We have seen over and over again in Foundations how macroeconomics and macro-politics significantly influence the quality of life of our clients and ourselves. We can ask ourselves these Socratic questions: What good is it if we spend our entire lives increasing the quality of life of our clients only to see macro-problems bring their quality of life even lower than when we started working with them? For example, what good is it to spend our lives helping the poor and oppressed only to end up with an economy so overburdened by debt that they can’t get jobs or get financial support? What good is all our work if we just end up with a world war? Or if the environment is so polluted that our clients can’t breathe properly? Or if the Earth’s resources are so depleted basic human needs can’t be met?
Life is calling us to be responsible adults and responsible professionals.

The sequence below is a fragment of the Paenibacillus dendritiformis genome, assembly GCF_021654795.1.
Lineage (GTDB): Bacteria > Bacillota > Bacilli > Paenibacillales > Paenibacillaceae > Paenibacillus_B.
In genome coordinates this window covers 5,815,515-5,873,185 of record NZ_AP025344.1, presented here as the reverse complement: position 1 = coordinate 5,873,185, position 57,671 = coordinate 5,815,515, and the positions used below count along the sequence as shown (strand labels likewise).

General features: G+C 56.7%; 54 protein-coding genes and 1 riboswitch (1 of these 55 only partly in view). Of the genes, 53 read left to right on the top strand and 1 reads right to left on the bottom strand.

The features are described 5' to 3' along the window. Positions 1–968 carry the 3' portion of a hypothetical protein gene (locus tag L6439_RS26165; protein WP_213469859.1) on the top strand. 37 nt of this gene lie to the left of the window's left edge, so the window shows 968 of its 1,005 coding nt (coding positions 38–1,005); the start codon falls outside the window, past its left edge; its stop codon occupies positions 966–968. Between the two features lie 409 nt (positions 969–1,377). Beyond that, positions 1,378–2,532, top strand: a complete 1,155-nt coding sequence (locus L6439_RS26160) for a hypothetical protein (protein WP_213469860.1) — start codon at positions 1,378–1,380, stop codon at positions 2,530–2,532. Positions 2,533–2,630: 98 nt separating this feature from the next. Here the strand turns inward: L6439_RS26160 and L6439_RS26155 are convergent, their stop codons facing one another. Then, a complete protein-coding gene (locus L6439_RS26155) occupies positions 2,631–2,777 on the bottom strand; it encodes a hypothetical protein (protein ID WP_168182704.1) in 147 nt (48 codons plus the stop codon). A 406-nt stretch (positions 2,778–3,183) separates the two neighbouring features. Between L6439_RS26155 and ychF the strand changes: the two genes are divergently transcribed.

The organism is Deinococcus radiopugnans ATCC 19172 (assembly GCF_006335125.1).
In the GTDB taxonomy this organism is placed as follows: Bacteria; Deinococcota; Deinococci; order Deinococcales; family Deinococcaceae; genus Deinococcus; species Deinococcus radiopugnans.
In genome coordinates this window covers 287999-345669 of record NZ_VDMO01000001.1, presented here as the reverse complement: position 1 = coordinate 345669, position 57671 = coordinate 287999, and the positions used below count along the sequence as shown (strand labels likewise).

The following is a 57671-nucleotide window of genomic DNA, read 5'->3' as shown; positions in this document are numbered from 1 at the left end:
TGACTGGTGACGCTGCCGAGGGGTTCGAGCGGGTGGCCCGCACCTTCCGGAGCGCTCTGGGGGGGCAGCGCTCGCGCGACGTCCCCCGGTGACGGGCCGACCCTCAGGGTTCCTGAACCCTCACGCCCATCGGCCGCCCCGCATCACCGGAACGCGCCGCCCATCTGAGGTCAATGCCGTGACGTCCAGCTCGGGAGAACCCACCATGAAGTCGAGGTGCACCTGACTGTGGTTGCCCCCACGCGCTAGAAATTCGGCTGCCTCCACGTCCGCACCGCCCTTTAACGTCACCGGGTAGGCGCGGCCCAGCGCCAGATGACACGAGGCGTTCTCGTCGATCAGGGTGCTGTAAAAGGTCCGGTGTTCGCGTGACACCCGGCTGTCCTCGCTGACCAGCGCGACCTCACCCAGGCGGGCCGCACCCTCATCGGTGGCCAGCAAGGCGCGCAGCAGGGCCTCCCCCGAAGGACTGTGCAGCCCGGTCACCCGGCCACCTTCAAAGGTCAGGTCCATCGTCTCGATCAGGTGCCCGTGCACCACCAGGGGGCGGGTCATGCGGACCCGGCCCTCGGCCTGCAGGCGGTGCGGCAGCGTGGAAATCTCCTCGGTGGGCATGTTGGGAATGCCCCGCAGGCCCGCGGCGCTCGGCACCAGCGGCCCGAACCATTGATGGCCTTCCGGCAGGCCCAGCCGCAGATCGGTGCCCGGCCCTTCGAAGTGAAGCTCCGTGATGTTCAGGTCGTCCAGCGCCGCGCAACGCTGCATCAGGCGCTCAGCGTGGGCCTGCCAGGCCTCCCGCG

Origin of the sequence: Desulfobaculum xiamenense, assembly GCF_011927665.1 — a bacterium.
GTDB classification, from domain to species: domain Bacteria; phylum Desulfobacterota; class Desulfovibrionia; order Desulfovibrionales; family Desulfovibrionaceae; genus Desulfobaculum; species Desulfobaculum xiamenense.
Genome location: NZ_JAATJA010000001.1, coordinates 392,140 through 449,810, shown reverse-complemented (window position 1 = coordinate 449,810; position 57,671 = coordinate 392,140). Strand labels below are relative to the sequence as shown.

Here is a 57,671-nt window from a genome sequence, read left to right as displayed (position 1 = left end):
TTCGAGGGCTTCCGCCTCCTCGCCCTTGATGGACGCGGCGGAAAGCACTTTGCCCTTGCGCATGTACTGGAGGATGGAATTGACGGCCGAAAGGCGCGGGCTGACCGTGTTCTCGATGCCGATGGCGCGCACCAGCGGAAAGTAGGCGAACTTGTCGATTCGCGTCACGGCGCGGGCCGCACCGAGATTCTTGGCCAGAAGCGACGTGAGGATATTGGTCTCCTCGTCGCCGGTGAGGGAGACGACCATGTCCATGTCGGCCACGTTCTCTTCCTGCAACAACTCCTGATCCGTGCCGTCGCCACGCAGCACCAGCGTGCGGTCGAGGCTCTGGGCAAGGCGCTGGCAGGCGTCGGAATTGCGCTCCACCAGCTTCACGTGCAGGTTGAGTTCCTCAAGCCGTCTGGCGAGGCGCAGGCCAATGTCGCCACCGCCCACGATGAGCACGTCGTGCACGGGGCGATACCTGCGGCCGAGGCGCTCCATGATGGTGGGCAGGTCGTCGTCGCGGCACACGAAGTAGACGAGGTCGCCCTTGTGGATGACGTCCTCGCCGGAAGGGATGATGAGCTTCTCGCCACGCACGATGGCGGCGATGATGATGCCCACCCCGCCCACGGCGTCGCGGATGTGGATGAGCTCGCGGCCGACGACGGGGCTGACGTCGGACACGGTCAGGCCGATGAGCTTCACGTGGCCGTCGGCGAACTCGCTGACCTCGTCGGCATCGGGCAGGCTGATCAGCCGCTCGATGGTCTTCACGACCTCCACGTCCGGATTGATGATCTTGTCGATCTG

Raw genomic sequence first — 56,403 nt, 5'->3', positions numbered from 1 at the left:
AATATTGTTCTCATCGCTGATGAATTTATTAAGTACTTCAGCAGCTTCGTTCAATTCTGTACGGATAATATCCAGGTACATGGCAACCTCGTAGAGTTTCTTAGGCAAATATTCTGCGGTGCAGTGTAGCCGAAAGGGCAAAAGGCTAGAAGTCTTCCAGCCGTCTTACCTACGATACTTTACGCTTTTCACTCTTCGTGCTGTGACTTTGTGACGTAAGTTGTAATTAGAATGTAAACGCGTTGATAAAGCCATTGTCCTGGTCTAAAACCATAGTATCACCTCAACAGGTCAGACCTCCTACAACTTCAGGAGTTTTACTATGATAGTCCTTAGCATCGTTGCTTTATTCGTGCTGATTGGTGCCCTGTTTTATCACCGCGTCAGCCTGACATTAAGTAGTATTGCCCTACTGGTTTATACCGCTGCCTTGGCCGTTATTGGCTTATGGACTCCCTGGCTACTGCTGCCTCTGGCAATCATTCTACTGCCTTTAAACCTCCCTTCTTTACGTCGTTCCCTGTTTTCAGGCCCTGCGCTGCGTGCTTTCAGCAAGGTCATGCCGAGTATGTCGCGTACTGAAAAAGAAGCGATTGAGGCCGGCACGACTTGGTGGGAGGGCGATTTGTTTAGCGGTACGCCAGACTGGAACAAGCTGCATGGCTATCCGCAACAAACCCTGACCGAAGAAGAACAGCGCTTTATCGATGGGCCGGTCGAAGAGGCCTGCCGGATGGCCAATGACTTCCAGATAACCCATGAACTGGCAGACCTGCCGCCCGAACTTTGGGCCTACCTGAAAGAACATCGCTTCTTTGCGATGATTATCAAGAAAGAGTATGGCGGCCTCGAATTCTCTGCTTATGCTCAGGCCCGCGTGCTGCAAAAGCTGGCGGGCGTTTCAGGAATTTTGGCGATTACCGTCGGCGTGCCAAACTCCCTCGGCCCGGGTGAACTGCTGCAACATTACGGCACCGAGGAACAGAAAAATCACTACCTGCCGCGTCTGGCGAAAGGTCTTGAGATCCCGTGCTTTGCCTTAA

The effects of macro-problems are long-term and subtle, but these destructive tendencies can be understood by ordinary people and we can work against this destruction in our own small way. We can put in our two cents. This is often good enough.
Note: The most effective way an ordinary citizen of the world can work against global warming is to become a vegetarian! Animals and the grains that feed them are among the greatest contributors to global warming.
The selfish gene at a bar
Dawkins’ paradigm helps us understand much of ordinary human behavior. Take, for example, a typical singles scene at an ordinary bar. George Bernard Shaw once said that what goes on at a singles bar may seem like frivolous behavior, but underneath the frivolity, there are very serious dynamics going on. The male drive at such a bar might be to meet someone for a one-night stand, and the female desire might be to meet a guy to go on a future date and with whom to establish a relationship. Even if the bar encounter develops into a relationship, the guy often has one foot out the door and the woman is looking for a relationship that is “going somewhere.”